Oyual said the large group that stormed the  base were reportedly angered at hearing that displaced people inside the compound were celebrating the news that Bentiu, in Unity state, was recaptured by rebels at the start of the week.


    The assailants "started shooting UNMISS" when the U.N. peacekeepers refused them entry to the compound, Oyual said.

    "UNMISS has no mandate to shoot them, so UNMISS ran down to their protection area" and the attackers followed, shooting indiscriminately at people, Oyual said.

    Women and children were among the victims, he said.
    Children play with a suitcase in a IDP camp for the Nuer ethnic group inside the UNMISS compound in Bor, South Sudan, on February 27, 2014.Children play with a suitcase in a IDP camp for the Nuer ethnic group inside the UNMISS compound in Bor, South Sudan, on February 27, 2014.
    x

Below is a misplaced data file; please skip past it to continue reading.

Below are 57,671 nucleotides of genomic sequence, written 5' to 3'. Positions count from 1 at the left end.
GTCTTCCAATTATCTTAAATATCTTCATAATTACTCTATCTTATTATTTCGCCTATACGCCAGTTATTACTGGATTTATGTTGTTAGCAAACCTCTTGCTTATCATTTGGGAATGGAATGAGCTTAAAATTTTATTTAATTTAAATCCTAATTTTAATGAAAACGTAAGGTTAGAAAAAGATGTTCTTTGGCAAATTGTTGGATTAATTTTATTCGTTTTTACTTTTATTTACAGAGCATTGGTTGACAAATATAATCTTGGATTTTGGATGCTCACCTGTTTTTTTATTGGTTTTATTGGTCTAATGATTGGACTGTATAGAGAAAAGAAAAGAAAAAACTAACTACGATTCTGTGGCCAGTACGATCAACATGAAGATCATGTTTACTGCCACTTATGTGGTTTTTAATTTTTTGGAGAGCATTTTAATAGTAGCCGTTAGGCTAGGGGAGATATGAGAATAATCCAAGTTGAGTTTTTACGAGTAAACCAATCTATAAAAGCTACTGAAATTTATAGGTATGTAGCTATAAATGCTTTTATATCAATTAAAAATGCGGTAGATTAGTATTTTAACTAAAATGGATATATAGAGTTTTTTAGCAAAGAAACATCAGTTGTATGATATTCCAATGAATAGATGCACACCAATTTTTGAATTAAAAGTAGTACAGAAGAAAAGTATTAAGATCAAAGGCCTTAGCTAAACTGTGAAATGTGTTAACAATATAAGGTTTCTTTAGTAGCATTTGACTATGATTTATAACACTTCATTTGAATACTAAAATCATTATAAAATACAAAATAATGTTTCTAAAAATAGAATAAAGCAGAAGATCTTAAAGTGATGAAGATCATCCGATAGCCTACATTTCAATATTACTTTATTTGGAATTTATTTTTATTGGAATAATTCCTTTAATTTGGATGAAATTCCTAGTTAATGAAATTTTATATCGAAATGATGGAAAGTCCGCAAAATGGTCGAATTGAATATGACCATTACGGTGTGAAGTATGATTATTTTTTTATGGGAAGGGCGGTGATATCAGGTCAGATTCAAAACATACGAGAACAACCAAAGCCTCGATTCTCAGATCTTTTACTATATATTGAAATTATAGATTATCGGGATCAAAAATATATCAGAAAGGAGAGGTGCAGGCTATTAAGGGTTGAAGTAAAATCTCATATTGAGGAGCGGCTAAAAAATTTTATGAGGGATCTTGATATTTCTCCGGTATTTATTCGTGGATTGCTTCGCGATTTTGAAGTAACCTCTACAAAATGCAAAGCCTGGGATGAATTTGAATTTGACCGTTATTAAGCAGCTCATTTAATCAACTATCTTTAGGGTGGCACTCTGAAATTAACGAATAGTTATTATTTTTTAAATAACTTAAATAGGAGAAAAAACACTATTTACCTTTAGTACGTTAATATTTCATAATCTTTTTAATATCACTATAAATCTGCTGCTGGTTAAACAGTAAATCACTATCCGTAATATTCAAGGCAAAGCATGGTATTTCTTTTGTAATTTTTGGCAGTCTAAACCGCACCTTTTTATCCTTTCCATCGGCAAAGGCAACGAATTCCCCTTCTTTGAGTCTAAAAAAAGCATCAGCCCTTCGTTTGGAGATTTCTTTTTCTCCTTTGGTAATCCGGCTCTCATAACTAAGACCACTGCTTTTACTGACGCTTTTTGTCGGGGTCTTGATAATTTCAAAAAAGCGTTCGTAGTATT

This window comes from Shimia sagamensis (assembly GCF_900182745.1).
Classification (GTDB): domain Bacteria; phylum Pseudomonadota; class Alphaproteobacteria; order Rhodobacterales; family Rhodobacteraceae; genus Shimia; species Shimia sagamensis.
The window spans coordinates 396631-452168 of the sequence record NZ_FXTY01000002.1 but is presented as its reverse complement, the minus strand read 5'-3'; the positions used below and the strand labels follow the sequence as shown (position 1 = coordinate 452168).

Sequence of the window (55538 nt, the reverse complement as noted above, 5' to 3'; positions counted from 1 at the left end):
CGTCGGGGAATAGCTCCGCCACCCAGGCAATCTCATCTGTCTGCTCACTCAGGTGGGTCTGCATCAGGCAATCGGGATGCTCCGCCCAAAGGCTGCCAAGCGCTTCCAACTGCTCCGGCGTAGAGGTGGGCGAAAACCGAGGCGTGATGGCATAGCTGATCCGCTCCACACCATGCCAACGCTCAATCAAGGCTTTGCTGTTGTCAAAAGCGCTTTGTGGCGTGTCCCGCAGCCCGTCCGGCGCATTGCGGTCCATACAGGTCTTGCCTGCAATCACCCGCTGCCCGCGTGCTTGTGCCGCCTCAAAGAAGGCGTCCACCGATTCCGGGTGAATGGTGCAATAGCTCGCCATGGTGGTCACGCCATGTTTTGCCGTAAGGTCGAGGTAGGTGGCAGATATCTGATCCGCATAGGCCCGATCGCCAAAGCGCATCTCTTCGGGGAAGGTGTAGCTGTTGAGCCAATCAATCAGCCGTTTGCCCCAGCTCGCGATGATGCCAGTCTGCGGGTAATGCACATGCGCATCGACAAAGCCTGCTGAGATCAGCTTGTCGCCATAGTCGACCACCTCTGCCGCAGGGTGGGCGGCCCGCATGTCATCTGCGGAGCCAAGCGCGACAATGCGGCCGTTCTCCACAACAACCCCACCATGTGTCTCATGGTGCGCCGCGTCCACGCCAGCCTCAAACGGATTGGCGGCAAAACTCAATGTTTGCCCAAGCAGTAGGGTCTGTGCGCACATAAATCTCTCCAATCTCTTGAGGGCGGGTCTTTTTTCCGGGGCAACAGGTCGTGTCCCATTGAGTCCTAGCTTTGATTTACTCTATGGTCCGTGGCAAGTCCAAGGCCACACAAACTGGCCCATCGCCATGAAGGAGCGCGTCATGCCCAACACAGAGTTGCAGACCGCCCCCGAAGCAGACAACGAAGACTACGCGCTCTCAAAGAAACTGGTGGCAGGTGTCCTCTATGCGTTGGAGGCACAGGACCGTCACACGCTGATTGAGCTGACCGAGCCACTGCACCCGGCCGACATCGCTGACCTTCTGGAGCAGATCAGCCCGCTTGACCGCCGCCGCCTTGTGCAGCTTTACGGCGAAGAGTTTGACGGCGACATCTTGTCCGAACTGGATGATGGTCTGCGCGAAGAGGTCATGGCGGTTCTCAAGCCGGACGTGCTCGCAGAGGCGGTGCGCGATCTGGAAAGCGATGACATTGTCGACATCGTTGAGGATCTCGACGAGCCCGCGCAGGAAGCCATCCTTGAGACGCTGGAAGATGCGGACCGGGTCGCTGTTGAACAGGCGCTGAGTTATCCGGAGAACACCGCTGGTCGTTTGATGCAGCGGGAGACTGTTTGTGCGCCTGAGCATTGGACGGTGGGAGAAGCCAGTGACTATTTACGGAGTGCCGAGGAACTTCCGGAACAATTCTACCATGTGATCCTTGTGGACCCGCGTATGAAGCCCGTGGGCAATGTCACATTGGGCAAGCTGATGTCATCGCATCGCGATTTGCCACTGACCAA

Children play with a suitcase in a IDP camp for the Nuer ethnic group inside the UNMISS compound in Bor, South Sudan, on February 27, 2014.
    Children play with a suitcase in a IDP camp for the Nuer ethnic group inside the UNMISS compound in Bor, South Sudan, on February 27, 2014.


    In its statement, UNMISS confirmed that the attackers "opened fire on the internally displaced persons sheltering inside the base."

    Ayuen Deng Ror, one of the organizers of the protest outside the UNMISS compound, said the first shots were fired by people inside the camp, although he could not tell if U.N. peacekeepers were responsible or if displaced people opened fire.

    UNMISS said peacekeepers tried unsuccessfully to stop the attack by firing warning shots and also "returned fire" after the assailants began firing on civilians in the camp.

    The U.N. has a strict policy banning civilians from carrying weapons into its compounds or bases. In January, a South Sudanese government minister was barred entry to the UNMISS compound in Bor because his bodyguards were armed.
     
    Ror said the demonstrators wanted UNMISS to expel the people who were celebrating the recapture of Bentiu by forces loyal to former vice president and opposition leader Riek Machar.